12 Feb
9 Min
min to read

Customer Churn Prediction: How To Identify Early Warning Signs?

Customer Experience

A customer with a high satisfaction rate can churn. On the contrary, an unhappy customer can renew. When it comes to churn prevention and prediction, there is one truth—always expect the unexpected.

Regardless of the challenges, it’s still possible to stay armed and ready to minimize customer churn. And since the cost of getting new customers is from 5 up to 25 times higher than the cost of keeping existing customers, the spent resources are worth the outcome. 

In this article, we’ve tried our best to give you only tested tips so you can identify early warning signs. Also, we’ll discuss what DOESN’ T work in reality when it comes to predicting customer churn and discuss the most popular churn prediction models.

FYI: While the tips and models are useful, managing and implementing these strategies can be overwhelming for internal teams.  EverHelp's AI-powered customer support outsourcing leverages advanced technology and a team of expert support professionals to proactively engage at-risk customers, address their concerns, and ultimately prevent churn.

What Doesn’t Help in Churn Prediction

Let’s start with the things you can’t rely on for churn prediction.

💡What Is Churn Prediction? 
Churn is the practice of using data analysis and machine learning to identify customers who are likely to leave (either cancel a subscription or stop using a service). This empowers businesses to proactively woo them back, saving money and boosting customer loyalty.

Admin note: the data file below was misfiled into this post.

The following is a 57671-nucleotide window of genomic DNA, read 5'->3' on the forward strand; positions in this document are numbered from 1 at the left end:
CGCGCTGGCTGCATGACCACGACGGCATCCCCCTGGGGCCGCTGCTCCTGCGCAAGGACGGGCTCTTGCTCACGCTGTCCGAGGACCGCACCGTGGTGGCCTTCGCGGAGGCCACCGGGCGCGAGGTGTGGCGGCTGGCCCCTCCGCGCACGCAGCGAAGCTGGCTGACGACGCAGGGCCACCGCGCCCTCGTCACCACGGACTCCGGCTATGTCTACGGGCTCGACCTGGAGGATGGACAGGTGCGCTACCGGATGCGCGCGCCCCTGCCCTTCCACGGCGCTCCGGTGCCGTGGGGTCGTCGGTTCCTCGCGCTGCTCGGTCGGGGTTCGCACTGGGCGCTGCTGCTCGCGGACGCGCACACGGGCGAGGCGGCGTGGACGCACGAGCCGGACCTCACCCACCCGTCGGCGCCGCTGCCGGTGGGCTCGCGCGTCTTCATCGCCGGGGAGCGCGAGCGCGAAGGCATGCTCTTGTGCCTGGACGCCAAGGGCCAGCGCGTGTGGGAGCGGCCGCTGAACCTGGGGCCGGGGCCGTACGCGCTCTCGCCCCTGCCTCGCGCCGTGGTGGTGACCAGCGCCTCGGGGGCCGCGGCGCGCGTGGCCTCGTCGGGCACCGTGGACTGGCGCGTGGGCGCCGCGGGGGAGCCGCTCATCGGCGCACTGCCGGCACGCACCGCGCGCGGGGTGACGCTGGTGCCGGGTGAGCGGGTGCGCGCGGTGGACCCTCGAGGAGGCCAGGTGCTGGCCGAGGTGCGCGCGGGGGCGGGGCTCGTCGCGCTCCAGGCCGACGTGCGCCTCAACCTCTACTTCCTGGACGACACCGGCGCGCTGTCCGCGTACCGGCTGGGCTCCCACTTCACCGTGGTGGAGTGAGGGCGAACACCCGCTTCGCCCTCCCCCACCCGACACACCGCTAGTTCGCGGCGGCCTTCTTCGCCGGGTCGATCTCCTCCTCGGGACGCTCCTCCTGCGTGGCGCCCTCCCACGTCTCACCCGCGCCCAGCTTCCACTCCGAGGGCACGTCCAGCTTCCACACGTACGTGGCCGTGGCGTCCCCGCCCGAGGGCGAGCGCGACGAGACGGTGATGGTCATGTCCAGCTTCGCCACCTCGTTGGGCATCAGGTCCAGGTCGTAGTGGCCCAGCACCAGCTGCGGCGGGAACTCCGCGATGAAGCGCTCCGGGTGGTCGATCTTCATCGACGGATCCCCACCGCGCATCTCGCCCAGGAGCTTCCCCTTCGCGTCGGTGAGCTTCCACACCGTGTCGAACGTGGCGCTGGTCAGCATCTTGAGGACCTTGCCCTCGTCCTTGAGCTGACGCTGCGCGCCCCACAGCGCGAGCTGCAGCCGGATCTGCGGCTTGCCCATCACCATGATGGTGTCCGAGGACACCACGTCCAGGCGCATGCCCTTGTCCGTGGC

Churn detection with customer satisfaction rate (CSAT)

For sure, customer satisfaction metrics can give you some worrying signs. However, CSAT is a transactional score and is usually short-lived. A high CSAT doesn’t mean that customers are going to stay. And vice versa—a low customer satisfaction rate can’t say for sure that customers are here to stay. That’s why, while CSAT is a valuable metric for gauging customer happiness, it does not really help with churn detection.

Relying on the number of support tickets for a recent period

You should be very careful when reading this metric. Support tickets count ≠ churn since not every ticket is a complaint. Besides, sometimes a decreasing trend in the number of support tickets can indicate that the customer is losing hope. Many of our highly engaged and satisfied customers steadily produce many support tickets just because they have a lot of users working their way through the software.

Overreliance on Quantitative Data for churn detection

While quantitative data is invaluable for identifying trends and patterns, it lacks the context that qualitative insights can provide. Customer interviews, surveys, and feedback can uncover the reasons behind the numbers, offering a deeper understanding of potential churn drivers. There should be a balance between qualitative and quantitative data when predicting churn.

Internal focus only for churn prediction